Robyn Jackson, as always, makes some excellent points in her Mindsteps Article: 10 Promises We Should Keep to our Students. I completely agree with the first part of the article, that it is irresponsible for an educator (teacher or principal) to promise that a student will graduate high-school or will finish a course successfully.
I am a HUGE believer in the attitude expressed so well by Shel Silverstein in the poem “The Bridge”:
“This bridge will only take you halfway there / the last steps you have to take alone”.
I can put my heart in helping students learn, utilize all my professional skills, but I can’t learn for them. Therefore, I cannot promise they will master the material, pass the test and graduate successfully.
Clear enough. Or as the students might say, “duh”.
However, Jackson claims that there are ten promises we should be making to our students and that we had better keep them.
Calling them “promises” scares me completely.
And I won’t make those promises.
Because promises must be kept. I was also brought up that way. I don’t make promises to students because there are always too many variables.
I strive to give you, a safe learning environment, I really do. But I can’t promise that it will never happen that you think another student was making fun of your answer when my back was turned (even if he wasn’t) and you get insulted (or worse, with consequences) because your social skills are highly problematic.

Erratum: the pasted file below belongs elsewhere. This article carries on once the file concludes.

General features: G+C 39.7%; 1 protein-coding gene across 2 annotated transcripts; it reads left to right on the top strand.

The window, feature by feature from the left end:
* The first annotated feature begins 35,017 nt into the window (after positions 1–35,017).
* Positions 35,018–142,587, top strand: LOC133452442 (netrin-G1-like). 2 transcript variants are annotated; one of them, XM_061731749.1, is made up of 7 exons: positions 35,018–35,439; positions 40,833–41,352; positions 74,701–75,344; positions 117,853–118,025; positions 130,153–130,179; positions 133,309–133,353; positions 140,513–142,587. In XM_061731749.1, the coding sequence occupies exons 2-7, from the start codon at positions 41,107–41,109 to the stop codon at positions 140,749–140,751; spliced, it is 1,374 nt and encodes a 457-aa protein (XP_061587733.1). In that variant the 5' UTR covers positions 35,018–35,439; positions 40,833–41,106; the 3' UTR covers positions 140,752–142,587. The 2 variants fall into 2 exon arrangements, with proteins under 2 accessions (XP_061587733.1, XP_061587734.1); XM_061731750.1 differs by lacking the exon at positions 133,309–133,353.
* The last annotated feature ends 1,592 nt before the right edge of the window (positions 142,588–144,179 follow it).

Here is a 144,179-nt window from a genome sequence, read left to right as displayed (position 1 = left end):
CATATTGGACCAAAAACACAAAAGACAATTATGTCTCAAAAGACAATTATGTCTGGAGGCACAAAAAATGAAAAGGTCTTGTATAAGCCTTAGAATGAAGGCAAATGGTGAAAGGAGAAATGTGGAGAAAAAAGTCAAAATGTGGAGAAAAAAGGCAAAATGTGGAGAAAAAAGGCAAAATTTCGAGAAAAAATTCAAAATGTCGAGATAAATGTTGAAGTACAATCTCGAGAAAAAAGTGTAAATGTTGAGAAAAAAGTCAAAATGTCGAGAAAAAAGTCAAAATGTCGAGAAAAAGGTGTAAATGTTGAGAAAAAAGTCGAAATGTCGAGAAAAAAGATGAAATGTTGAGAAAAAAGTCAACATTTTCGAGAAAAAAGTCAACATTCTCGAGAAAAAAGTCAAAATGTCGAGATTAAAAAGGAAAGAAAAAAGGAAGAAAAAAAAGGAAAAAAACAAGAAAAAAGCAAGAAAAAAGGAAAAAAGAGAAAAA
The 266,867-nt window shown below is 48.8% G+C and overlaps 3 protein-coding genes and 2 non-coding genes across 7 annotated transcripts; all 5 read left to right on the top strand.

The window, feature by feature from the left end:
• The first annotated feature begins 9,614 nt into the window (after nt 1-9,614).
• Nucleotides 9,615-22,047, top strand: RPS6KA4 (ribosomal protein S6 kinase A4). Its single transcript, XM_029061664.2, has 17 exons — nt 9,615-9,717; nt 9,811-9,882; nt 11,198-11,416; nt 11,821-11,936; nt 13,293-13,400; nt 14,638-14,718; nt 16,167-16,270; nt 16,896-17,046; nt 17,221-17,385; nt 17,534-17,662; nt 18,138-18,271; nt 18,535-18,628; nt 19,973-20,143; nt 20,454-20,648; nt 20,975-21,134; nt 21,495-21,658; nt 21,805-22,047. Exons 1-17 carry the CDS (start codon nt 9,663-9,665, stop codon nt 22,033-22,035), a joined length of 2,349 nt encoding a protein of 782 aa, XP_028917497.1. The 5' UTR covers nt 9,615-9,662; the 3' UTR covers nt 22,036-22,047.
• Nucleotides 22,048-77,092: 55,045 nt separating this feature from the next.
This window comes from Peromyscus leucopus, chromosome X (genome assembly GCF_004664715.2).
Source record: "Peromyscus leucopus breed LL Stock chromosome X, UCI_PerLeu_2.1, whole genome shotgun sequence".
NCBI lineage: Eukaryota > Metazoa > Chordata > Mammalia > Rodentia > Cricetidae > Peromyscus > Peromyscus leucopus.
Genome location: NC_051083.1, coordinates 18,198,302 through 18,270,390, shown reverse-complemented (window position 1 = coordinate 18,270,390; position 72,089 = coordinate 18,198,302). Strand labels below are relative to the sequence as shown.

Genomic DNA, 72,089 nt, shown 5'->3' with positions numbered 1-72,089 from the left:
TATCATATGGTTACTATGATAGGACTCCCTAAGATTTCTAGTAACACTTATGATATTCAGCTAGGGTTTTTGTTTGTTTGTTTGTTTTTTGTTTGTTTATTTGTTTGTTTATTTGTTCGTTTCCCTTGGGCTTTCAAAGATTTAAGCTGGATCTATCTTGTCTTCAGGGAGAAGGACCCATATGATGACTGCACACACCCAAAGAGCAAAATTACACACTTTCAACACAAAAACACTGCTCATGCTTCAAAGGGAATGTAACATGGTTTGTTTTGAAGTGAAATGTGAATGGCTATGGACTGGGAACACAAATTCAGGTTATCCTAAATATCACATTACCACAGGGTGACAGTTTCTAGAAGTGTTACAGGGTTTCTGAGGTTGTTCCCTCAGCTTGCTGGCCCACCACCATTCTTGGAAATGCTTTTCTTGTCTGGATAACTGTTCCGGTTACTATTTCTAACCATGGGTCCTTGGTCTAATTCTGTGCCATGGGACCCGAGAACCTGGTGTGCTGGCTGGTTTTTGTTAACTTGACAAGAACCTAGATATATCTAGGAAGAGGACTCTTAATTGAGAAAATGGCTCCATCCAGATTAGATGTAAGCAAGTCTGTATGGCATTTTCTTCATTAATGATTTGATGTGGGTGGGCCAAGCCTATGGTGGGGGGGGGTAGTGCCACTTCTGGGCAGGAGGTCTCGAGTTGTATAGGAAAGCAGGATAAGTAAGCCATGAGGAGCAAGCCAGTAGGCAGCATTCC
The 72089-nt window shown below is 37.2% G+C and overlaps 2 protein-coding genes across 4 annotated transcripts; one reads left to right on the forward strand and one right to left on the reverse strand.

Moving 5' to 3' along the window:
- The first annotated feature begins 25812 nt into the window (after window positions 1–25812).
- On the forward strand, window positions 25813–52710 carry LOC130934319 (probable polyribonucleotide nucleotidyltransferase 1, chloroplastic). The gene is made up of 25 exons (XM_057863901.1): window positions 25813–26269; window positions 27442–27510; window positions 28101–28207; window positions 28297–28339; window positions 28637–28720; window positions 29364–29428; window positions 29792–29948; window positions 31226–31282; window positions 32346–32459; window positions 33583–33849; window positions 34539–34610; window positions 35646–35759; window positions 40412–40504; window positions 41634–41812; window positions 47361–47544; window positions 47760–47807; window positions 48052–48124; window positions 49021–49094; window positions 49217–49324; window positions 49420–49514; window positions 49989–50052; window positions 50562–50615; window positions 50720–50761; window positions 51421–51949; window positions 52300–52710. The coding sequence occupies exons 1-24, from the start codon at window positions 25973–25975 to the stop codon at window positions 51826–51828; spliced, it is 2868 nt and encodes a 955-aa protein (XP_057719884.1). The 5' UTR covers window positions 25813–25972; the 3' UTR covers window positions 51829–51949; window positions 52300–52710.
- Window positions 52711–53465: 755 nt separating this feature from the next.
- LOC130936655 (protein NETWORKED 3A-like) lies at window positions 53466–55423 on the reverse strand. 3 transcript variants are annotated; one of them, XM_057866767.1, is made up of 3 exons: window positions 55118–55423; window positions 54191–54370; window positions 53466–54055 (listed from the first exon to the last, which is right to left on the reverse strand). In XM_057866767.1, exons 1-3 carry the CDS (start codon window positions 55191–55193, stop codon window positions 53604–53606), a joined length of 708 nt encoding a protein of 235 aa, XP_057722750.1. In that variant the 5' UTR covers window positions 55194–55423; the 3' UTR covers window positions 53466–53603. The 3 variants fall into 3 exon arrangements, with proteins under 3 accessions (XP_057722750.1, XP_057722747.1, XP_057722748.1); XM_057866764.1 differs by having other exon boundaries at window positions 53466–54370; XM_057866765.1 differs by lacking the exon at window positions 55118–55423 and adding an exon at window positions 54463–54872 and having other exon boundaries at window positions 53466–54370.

I strive to provide challenging and engaging instruction that will meet your needs and help you grow but it is extraordinarily difficult to do so for all students all the time. Especially with some curriculum demands. Sometimes you may not like the task which I thought would be engaging…
I strive to listen to the verbal & non verbal feedback you are giving me to help you study, but sometimes what you want is not what you need, or is not something I am able to provide as a teacher.
I can’t even make promise number five, which is my favorite on Jackson’s list:
“I promise to keep trying until together, we figure out the best way to help you learn”.
Again, “together” requires a partner. I’m “game”, I’ll do my best to get you to be motivated too, but I can’t do anymore than that…
Finally, I can’t promise that on some days I won’t have a rough day of my own and not be the most attentive and patient teacher I want to be.
Goals to strive for – YES!
But not promises.